The head of Russia’s state industrial holding company said on Monday that Moscow was on the verge of reaching a landmark agreement to deliver air defence systems to Egypt’s army.
Rostec chief Sergey Chemezov’s comments came in the wake of a visit to Cairo last week by Russian Foreign Minister Sergei Lavrov and Defence Minister Sergei Shoigu devoted to military and diplomatic ties.
Chemezov told Russia’s state-run RIA Novosti news agency that “some contracts (with Egypt) have already been signed — particularly one concerning air defence systems.”
But he later clarified in remarks to the same news agency that while the deal’s framework had been agreed, the contract itself had not been signed because of questions about where Egypt was going to secure the funding.
“Because of arising funding problems, the Egyptian side is still discussing these contracts,” Chemezov said.
Moscow’s Vedomosti business daily reported on Friday that the deals under discussion were worth more than $2 billion and could be financed by Saudi Arabia.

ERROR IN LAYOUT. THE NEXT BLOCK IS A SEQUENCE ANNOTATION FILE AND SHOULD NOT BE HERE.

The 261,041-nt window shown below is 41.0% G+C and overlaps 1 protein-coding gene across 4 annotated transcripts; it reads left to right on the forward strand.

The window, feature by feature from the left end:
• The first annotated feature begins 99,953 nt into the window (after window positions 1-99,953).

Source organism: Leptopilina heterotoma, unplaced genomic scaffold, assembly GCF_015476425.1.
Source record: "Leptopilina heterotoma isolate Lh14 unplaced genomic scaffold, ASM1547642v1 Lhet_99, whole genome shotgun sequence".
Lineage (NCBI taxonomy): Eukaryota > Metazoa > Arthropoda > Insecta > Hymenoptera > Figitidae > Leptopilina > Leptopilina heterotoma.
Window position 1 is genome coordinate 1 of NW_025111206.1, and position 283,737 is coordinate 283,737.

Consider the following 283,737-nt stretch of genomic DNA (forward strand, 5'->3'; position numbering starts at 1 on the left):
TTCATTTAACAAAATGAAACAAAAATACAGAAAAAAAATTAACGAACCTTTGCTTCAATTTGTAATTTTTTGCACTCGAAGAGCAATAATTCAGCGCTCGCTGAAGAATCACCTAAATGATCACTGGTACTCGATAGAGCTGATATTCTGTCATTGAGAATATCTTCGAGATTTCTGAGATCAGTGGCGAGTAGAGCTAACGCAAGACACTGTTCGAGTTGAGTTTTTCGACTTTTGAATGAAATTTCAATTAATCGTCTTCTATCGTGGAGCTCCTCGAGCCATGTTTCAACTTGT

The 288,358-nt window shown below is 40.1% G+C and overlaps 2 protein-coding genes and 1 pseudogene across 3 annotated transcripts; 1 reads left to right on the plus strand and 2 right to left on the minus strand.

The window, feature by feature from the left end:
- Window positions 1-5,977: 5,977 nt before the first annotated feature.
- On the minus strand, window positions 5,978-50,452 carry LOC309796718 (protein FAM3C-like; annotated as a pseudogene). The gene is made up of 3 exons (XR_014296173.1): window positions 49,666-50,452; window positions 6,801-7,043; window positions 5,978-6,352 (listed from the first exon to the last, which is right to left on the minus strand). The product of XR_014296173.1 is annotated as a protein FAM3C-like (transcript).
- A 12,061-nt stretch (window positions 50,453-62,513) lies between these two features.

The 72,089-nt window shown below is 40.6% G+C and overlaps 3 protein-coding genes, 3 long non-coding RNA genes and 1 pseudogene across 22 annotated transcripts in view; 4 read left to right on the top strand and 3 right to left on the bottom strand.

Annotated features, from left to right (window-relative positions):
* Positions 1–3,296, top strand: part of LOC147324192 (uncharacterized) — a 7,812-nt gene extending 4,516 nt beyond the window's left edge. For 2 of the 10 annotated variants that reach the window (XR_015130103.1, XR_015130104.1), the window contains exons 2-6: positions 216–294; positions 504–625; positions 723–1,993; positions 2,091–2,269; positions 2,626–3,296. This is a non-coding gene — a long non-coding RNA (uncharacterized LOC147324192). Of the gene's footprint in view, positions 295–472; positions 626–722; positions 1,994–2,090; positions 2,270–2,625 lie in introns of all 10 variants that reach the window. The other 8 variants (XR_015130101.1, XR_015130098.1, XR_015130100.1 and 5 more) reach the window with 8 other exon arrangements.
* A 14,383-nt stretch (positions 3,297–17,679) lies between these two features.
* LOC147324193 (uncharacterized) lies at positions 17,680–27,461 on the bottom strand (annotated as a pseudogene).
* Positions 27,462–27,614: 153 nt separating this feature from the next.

Chemezov confirmed that Egypt’s new rulers were discussing financing options with their regional allies “and also want to ask Russia to extend them a corresponding loan.”
He did not say whether Russia was willing to provide Cairo the required assistance or explain what type of missiles the deal involved.
The Soviet Union was the main supplier of arms to Egypt in the 1960s and early 1970s. Cooperation between the two sides declined after Israel and Egypt signed a peace treaty and Cairo began receiving generous US aid.
But Washington suspended some of its military aid to Egypt after the July ousting of Islamist president Mohamed Morsi, and Moscow has been keen to fill the resulting void.